What is carryover in oil and gas?

What is carryover in oil and gas?

What Is Liquid Carryover?

  • Liquid carryover refers to the unintentional entrainment of liquid droplets in a gas or vapor stream. In the oil and gas industry, this phenomenon occurs during the separation process when liquid components (such as crude oil) are not completely separated from the gas phase.
  • When liquid carryover happens, small oil droplets exit with the gas stream, leading to various operational challenges and safety concerns.

Implications of Liquid Carryover:

Safety Concerns:

  • Liquid carryover can cause erosion, corrosion, and mechanical damage to downstream equipment.
  • For example, in gas compressors, excessive liquid carryover can lead to dry gas seal wear, containment loss, and potential explosions.

Financial Impact:

  • Unexpected wet gas affects fiscal measurements of flow and calorific value, impacting revenue.

Reduced Efficiency:

  • Liquid carryover interferes with efficient gas processing, affecting heat exchange and fluid dynamics.
  • It leads to decreased process efficiency and suboptimal product quality.

Environmental Impact:

  • Minimizing venting of natural gas is crucial due to methane’s high CO2 equivalent.
  • Liquid carryover contributes to environmental emissions.

Preventive Measures:

  • Proper design and maintenance of oil/gas separators are essential.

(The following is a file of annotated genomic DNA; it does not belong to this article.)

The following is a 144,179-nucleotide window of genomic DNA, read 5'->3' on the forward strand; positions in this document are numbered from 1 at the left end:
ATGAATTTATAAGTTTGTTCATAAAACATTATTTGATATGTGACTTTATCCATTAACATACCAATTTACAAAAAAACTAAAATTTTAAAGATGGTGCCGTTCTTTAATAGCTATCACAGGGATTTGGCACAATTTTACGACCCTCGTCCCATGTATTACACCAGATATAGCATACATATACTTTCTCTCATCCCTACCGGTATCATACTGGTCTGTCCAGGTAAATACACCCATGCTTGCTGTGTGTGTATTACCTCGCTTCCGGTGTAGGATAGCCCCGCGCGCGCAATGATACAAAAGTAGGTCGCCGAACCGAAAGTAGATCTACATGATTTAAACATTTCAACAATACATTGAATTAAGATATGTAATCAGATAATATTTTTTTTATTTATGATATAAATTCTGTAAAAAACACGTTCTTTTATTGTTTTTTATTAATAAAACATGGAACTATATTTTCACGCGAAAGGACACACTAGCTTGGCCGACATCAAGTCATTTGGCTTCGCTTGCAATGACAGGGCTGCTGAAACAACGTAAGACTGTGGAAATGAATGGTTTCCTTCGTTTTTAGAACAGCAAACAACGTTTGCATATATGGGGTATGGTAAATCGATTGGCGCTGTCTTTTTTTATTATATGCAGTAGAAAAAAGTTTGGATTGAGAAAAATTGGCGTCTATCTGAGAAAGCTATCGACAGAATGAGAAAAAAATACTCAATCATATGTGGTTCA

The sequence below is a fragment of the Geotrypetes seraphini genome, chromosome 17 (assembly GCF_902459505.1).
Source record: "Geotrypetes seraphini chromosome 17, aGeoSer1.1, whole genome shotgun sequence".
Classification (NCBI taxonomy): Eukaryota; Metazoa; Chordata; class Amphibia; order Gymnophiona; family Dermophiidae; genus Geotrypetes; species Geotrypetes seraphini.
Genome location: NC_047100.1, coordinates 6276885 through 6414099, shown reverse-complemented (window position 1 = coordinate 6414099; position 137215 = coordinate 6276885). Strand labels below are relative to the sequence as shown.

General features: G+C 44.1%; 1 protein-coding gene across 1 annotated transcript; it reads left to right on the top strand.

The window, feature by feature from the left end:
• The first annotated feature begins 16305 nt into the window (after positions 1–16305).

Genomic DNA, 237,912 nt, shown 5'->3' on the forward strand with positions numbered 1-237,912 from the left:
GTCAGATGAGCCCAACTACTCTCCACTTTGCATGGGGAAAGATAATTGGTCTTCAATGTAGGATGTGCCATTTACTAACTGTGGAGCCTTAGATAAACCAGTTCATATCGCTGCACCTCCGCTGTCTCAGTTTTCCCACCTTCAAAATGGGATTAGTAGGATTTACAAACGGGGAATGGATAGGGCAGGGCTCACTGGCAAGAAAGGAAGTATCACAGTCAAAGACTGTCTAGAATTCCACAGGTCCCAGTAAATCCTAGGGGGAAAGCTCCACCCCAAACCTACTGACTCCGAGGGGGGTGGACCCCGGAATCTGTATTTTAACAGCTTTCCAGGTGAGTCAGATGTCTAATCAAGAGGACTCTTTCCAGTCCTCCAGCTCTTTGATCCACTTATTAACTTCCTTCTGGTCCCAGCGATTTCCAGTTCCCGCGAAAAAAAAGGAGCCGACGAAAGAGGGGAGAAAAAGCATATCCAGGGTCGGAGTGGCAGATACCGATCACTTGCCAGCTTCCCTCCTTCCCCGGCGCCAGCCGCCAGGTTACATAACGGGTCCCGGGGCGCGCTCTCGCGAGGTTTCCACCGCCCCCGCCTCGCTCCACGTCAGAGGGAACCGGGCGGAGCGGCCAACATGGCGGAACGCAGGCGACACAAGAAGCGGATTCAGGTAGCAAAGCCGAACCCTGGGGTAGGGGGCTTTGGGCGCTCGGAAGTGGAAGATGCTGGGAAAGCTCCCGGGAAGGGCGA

• Regular inspection and cleaning of separators to prevent liquid carryover.
  • Monitoring liquid levels and implementing alarms for early detection.
  • Ensuring proper gas-liquid separation in scrubbers and filters.
  • Avoiding excessive flow rates that exceed design limits.

Separator Components:

An oil/gas separator typically consists of the following components:

  • Inlet device for preliminary phase separation.
  • Baffles downstream to improve flow distribution.
  • Separation enhancement device for major phase separation (gravity settling).
  • Mist extraction device to reduce liquid content in the gas stream.
  • Various weirs to control liquid levels.
  • Vortex breaker to prevent gas carryunder at the liquid phase outlet.
  • Pressure relief devices.

Separator Orientation:

  • Oil/gas separators can be either horizontal, vertical, or spherical based on vessel configurations.
  • They are the first vessels the well stream flows through after leaving the producing well.

Remember that addressing liquid carryover is crucial for safe and efficient oil and gas operations. Proper separator design and maintenance play a significant role in minimizing its impact.